December 03, 2002
The Bush Administration Policy Process

John DiIullio on the Bush Administration policy process. The contrast between what he describes and the policy-centered and -focused Clinton Administration could not be greater...


To: Ron Suskind [ESQUIRE Magazine]
From: John DiIulio
Subject: Your next essay on the Bush administration
Date: October 24, 2002

Dear Ron:

For/On the Record

My perspective on the president and the administration reflects both my experiences at the White House and my views as a political scientist and policy scholar. Regarding the former, I spent a couple one-on-one hours with then-Governor Bush during a visit he made to Philadelphia a few months before the Republican Convention there. I helped with certain campaign speeches and with certain speeches once he became president. I spent time with the president in briefings, in meetings with groups, and on certain trips. I was there in the White House during the first 180 days. I was an Assistant to the President, and attended many, though by no means all, senior staff meetings. I was not at all a close "insider" but I was very much on the inside. I observed and heard a great deal that concerned policy issues and political matters well outside my own issue sets. Regarding the latter, I have studied American government and public policy and administration for over twenty years. I have worked and run research programs at both liberal and conservative think tanks, developed community programs through national non-profit groups, and so forth

In my view, President Bush is a highly admirable person of enormous personal decency. He is a godly man and a moral leader. He is much, much smarter than some people-including some of his own supporters and advisers-seem to suppose. He inspires personal trust, loyalty, and confidence in those around him. In many ways, he is all heart. Clinton talked "I feel your pain." But as Bush showed in the immediate aftermath of 9/11, he truly does feel deeply for others and loves this country with a passion

The little things speak legions. Notice how he decided to let the detainees come home from China and did not jump all over them for media purposes. I could cite a dozen such examples of his dignity and personal goodness. Or I recall how, in Philly, following a 3-hour block party on July 4, 2001, following hours among the children, youth, and families of prisoners, we were running late for the next event. He stopped, however, to take a picture with a couple of men who were cooking ribs all day. "C'mon," he said, "those guys have been doing hard work all day there." It's my favorite-and in some ways, my most telling-picture of who he is as a man and a leader who pays attention to the little things that convey respect and decency toward others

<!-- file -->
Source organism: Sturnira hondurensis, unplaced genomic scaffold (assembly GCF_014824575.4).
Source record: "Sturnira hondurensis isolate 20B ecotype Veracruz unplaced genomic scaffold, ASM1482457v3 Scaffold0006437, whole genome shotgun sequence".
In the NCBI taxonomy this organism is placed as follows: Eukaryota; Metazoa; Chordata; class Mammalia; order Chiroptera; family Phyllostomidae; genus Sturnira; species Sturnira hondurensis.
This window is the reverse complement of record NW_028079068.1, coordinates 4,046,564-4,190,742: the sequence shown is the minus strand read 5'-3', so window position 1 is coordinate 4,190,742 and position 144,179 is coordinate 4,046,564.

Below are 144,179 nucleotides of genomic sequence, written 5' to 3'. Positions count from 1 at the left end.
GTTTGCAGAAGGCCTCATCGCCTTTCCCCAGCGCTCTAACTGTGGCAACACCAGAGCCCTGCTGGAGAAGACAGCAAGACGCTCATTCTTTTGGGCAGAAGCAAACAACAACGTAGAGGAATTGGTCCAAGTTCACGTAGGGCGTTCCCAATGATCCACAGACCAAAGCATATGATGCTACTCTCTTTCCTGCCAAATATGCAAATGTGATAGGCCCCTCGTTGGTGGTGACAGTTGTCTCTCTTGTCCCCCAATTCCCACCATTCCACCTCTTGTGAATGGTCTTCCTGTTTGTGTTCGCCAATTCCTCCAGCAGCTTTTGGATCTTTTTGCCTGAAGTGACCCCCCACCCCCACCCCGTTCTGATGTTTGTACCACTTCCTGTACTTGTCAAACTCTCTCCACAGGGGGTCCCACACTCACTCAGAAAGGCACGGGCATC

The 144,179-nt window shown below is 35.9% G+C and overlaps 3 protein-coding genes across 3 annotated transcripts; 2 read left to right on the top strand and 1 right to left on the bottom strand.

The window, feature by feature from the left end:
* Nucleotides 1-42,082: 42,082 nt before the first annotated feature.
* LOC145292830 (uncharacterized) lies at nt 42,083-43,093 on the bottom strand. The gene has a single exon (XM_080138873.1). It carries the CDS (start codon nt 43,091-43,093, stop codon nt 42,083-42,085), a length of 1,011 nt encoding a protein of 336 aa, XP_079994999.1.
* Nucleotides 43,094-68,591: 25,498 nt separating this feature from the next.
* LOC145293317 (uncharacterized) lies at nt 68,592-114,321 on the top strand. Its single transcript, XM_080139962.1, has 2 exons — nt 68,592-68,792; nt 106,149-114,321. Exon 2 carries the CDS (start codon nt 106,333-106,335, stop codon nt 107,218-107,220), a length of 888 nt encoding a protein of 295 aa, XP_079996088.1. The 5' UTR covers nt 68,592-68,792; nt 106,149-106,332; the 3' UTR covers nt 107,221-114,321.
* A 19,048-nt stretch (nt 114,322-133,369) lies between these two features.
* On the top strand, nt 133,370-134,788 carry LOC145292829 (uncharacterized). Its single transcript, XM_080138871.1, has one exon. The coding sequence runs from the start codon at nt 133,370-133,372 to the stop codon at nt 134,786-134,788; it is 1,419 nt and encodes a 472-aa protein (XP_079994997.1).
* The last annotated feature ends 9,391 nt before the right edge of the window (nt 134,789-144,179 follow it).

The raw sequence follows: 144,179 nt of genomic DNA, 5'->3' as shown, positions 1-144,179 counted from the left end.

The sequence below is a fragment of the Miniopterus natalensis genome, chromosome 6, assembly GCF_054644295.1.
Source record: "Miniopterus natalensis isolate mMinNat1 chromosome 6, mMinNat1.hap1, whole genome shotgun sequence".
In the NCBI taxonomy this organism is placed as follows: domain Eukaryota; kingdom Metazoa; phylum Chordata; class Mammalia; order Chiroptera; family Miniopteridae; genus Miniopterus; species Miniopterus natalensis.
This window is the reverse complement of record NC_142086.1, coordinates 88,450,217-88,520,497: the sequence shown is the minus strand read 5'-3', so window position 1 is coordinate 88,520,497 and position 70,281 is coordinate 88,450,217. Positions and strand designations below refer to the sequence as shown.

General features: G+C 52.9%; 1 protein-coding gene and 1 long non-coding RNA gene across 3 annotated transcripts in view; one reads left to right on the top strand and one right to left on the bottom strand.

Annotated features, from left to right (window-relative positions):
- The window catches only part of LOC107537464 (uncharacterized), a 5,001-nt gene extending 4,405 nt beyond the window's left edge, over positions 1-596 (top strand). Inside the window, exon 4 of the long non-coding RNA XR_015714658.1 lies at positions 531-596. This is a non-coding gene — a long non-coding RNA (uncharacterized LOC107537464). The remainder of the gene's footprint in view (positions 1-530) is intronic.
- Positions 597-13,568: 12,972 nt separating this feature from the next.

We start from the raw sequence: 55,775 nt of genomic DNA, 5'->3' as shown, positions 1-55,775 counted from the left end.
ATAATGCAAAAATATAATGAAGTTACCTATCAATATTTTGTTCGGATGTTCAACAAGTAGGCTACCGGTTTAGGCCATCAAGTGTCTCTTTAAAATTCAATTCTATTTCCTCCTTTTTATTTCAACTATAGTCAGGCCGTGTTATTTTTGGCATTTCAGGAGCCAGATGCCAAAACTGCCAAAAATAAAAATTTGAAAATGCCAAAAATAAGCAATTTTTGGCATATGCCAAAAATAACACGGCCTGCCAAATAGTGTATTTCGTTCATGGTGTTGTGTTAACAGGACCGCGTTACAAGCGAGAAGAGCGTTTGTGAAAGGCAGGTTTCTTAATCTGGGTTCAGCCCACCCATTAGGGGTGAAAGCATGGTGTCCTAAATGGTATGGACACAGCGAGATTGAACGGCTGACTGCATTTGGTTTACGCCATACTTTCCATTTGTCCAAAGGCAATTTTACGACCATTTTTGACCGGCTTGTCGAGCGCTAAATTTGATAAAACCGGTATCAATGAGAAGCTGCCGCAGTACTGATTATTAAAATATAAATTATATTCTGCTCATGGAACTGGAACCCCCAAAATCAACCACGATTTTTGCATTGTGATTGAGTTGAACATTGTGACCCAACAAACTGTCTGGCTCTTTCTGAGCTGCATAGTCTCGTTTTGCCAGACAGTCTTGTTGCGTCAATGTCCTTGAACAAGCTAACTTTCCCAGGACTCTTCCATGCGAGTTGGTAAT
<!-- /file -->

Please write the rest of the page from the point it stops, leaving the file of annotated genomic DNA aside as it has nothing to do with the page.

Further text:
But the contrast with Clinton is two-sided. As Joe Klein has so strongly captured him, Clinton was "the natural," a leader with a genuine interest in the policy process who encouraged information-rich decision-making. Clinton was the policy-wonk-in-chief. The Clinton administration drowned in policy intellectuals and teemed with knowledgeable people interested in making government work. Every domestic issue drew multiple policy analyses that certainly weighted politics, media messages, legislative strategy, et cetera, but also strongly weighted policy-relevant information, stimulated substantive policy debate, and put a premium on policy knowledge. That is simply not Bush's style. It fits not at all with his personal cum presidential character. The Bush West Wing is very nearly at the other end of this Clinton policy-making continuum

Besides the tax cut, which was cut-and-dried during the campaign, and the education bill, which was really a Ted Kennedy bill, the administration has not done much, either in absolute terms or in comparison to previous administrations at this stage, on domestic policy. There is a virtual absence as yet of any policy accomplishments that might, to a fair-minded non-partisan, count as the flesh on the bones of so-called compassionate conservatism. There is still two years, maybe six, for them to do more and better on domestic policy, and, specifically, on the compassion agenda. And, needless to say, 9/11, and now the global war on terror and the new homeland and national security plans, must be weighed in the balance

But, as I think Andy Card himself told you in so many words, even allowing for those huge contextual realities, they could stand to find ways of inserting more serious policy fiber into the West Wing diet, and engage much less in on-the-fly policy-making by speech-making. They are almost to an individual nice people, and there are among them several extremely gifted persons who do indeed know-and care-a great deal about actual policy-making, administrative reform, and so forth. But they have been, for whatever reasons, organized in ways that make it hard for policy-minded staff, including colleagues (even secretaries) of cabinet agencies, to get much West Wing traction, or even get a non-trivial hearing

In this regard, at the six-month senior staff retreat on July 9, 2001, an explicit discussion ensued concerning how to emulate more strongly the Clinton White House's press, communications, and rapid-response media relations-how better to wage, if you will, the permanent campaign that so defines the modern presidency regardless of who or which party occupies the Oval Office. I listened and was amazed. It wasn&Mac226;t more press, communications, media, legislative strategizing, and such that they needed